South Okanagan’s oldest jail is being eyed for heritage status.
The Oliver and District Heritage Society is requesting the Town of Oliver formally protect the Fairview Jail that was built in 1896.
The heritage designation is in front of the Oliver council on Monday (Feb. 28) for a decision.
The jail is recognized as the oldest building in the greater Oliver area located at 474 School Ave.
Early references indicate its existence in the early 1890s just as the new gold rush town of Fairview was beginning to attract permanent settlement.
When the gold rush subsided, it remained in place to be used for many different things.
However, by the late 1970s vandalism was taking a heavy toll and, rather than see it destroyed, the newly formed Oliver Heritage Society relocated it to a safe location, fittingly adjacent to Oliver’s first jail and police station.
Volunteers moved and stabilized the building, restored the exterior and exhibit space for the adjacent Oliver Museum. The Fairview Jail continues to serve the community well, said Vance Potter, president of the Oliver and District Heritage Society.
Volunteers have been central to its ongoing maintenance and adaptive use and visitors appreciate what the jail has to offer in terms of exhibits and programming.
Jail’s history during the Gold Rush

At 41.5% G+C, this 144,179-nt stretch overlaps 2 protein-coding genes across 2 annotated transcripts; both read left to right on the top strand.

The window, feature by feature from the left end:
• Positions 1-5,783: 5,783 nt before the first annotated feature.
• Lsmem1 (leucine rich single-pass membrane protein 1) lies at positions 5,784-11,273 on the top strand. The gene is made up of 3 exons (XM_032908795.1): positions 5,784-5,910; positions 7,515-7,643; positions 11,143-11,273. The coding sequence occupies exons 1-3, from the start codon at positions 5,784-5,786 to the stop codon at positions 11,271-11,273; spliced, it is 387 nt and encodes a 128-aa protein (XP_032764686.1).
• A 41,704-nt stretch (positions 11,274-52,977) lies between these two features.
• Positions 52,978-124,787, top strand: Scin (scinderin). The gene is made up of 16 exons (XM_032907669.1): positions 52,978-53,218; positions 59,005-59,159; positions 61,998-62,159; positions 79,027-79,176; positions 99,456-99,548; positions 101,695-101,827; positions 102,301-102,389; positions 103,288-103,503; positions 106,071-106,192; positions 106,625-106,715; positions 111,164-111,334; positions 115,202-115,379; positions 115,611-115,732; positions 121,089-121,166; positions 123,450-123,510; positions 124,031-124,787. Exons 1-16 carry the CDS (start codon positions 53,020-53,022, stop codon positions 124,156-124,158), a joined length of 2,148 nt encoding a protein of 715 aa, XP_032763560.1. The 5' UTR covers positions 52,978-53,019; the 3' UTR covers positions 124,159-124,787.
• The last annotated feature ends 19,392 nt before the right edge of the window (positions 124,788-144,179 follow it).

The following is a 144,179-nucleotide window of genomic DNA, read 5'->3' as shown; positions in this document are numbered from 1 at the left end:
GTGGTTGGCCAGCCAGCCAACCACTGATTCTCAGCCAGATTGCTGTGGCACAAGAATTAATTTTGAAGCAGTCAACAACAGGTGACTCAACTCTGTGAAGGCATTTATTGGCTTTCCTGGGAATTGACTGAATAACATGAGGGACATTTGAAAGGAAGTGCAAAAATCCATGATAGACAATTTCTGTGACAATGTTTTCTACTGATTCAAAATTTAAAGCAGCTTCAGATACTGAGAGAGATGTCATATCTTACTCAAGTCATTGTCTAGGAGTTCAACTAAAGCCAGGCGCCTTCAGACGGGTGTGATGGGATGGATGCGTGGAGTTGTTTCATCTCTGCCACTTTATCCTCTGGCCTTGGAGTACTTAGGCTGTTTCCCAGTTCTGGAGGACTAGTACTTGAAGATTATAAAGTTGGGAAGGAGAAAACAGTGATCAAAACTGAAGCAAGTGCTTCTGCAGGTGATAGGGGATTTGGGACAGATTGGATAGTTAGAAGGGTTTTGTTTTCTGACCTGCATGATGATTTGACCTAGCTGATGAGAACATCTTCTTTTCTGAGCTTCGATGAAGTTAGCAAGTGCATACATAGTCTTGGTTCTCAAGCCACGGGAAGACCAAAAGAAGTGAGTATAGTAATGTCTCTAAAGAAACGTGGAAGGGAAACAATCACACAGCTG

Special Const. Frederick Elkins served as Fairview’s first police officer from 1897-to 1899. He and the 20 or so officers that were to follow between 1899 and 1927 worked in this small building with its two cells and front office.
Serious crime was minimal, according to the Oliver Museum and Heritage society. Drunk miners were more the norm but criminal activity did take place.
Because of the proximity to the U.S border, duties associated with controlling smuggling and enforcing various provincial and federal statutes were commonplace. By the beginning of the First World War, both mining and the need for onsite policing were in decline. So was the need for a jail and full-time staffing.
The establishment of Oliver in the early 1920s saw the Fairview Jail abandoned and policing services relocated. In the ensuing years, the empty but easily-accessible building was used casually as a granary, a cattle shed, a temporary shelter by itinerants or a hangout for local youth. The province erected a stop of interest sign in the late 1950s.